By CHRIS AGEE
The Mineral Wells Area Chamber of Commerce held its first quarterly Power of Business Luncheon Tuesday at Holiday Hills County Club.
Parker County Judge Mark Riley was invited to speak to dozens in attendance about the $80 million transportation bond passed in 2008 and the ongoing Ric Williamson Memorial Highway project.
“I’m not going to focus on how we got where we are,” he said, briefly detailing the 2004 feasibility study conducted by the Texas Department of Transportation and the citizen-approved bond measure passed four years later.
The project is being completed on an estimated five-year timeline, Riley explained, noting the loop connecting to Interstate 20 will result in a significant reduction in traffic congestion.
“A lot of passthrough traffic will go to the loop,” he said of the bottleneck surrounding the courthouse in Weatherford.
He said the a portion of the highway is complete and more work is currently underway.
“We’ve opened up from Highway 51 to Highway 180,” he said. “It should be open from 180 to Ranger Highway by April or so.”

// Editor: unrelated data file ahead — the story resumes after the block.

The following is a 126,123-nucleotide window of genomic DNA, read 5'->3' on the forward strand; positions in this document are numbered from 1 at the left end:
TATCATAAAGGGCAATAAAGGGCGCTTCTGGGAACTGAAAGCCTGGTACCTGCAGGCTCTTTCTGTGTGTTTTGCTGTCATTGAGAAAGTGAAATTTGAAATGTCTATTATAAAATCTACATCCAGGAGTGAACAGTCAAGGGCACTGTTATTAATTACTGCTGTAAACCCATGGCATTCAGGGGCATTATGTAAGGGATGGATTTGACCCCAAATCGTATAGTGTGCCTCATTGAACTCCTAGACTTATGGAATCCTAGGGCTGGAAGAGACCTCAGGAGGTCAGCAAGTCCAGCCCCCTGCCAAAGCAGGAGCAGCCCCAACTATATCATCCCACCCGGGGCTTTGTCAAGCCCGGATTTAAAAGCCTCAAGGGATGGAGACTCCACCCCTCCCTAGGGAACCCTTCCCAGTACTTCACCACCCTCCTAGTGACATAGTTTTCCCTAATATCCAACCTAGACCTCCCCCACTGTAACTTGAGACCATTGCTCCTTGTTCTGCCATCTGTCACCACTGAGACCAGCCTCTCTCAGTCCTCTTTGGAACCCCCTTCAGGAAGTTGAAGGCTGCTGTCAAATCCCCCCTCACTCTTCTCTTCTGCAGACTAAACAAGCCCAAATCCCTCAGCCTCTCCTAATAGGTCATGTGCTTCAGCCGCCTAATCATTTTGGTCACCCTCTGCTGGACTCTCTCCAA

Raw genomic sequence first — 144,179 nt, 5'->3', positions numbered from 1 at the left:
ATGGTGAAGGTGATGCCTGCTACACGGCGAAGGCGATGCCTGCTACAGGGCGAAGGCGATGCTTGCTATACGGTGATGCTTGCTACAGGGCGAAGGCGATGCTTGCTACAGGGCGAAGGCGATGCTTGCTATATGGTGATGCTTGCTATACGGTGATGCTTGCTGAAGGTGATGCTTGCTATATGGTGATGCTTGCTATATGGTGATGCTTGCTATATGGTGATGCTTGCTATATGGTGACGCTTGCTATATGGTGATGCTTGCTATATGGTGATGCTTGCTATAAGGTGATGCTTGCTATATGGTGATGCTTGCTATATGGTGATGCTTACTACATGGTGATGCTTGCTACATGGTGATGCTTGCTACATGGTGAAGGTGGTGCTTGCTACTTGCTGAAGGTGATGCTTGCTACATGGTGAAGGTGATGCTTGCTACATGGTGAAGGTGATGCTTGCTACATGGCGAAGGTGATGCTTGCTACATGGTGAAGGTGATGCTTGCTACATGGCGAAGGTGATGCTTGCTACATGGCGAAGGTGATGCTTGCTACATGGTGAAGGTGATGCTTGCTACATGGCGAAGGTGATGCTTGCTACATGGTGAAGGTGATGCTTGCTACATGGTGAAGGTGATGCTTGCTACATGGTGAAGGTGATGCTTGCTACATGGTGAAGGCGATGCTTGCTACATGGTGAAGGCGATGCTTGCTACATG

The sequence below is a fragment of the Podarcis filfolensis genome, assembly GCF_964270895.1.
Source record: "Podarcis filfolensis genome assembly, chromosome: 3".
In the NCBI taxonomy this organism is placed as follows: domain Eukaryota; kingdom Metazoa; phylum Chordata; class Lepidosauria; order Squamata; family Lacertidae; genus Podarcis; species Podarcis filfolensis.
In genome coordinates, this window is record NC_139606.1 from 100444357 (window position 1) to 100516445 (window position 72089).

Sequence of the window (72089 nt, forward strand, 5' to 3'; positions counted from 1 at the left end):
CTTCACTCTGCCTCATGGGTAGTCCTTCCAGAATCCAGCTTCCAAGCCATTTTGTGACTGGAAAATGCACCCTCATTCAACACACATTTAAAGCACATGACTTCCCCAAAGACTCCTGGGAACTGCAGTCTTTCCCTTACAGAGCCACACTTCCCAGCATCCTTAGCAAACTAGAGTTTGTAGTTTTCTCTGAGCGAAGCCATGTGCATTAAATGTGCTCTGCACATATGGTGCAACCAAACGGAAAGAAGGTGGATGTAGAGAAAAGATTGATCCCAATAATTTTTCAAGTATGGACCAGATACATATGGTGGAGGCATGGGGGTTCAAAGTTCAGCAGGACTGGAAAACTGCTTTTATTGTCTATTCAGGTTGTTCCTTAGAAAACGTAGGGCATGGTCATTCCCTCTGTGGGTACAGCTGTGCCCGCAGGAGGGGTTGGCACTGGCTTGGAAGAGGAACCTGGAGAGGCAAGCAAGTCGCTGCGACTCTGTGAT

The loop’s connection to I-20 is set to be complete by mid-2014, he added.
Riley explained the importance of the highway to local residents, noting the economy of Mineral Wells will see a benefit from the improved roadway.
“You have a lot of commuters,” he said, indicating those traveling from Palo Pinto County east for work will enjoy an easier drive. “More importantly, it provides opportunity for economic development here.
He noted Fort Wolters, which is comprised of property in Parker County and the City of Mineral Wells, represents the possibility for future economic growth.
“I believe there are opportunities there,” he said, indicating the two entities can work together on such projects.
Riley expressed his pleasure with the engineering firm Freese and Nichols Inc. in working to keep the project operating under budget and on time. He said there have been a few delays and setbacks along the way, though.